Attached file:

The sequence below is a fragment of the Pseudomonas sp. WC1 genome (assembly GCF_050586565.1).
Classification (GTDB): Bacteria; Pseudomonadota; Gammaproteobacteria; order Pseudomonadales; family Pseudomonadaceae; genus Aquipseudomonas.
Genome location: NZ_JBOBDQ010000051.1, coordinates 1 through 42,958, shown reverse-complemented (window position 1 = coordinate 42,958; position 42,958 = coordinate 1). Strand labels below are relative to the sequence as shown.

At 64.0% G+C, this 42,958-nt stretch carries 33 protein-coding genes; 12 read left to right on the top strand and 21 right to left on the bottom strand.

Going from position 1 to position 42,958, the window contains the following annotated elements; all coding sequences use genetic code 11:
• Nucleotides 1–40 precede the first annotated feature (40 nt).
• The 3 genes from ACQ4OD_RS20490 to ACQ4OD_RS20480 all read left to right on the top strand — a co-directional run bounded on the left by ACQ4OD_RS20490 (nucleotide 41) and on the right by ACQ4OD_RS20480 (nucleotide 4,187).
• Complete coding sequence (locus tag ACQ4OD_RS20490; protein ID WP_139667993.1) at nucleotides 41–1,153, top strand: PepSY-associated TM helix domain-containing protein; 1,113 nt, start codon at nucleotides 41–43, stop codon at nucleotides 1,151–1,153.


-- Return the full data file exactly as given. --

The sequence below is a fragment of the Pseudomonas sp. WC1 genome (assembly GCF_050586565.1).
Classification (GTDB): Bacteria; Pseudomonadota; Gammaproteobacteria; order Pseudomonadales; family Pseudomonadaceae; genus Aquipseudomonas.
Genome location: NZ_JBOBDQ010000051.1, coordinates 1 through 42,958, shown reverse-complemented (window position 1 = coordinate 42,958; position 42,958 = coordinate 1). Strand labels below are relative to the sequence as shown.

At 64.0% G+C, this 42,958-nt stretch carries 33 protein-coding genes; 12 read left to right on the top strand and 21 right to left on the bottom strand.

Going from position 1 to position 42,958, the window contains the following annotated elements; all coding sequences use genetic code 11:
• Nucleotides 1–40 precede the first annotated feature (40 nt).
• The 3 genes from ACQ4OD_RS20490 to ACQ4OD_RS20480 all read left to right on the top strand — a co-directional run bounded on the left by ACQ4OD_RS20490 (nucleotide 41) and on the right by ACQ4OD_RS20480 (nucleotide 4,187).
• Complete coding sequence (locus tag ACQ4OD_RS20490; protein ID WP_139667993.1) at nucleotides 41–1,153, top strand: PepSY-associated TM helix domain-containing protein; 1,113 nt, start codon at nucleotides 41–43, stop codon at nucleotides 1,151–1,153.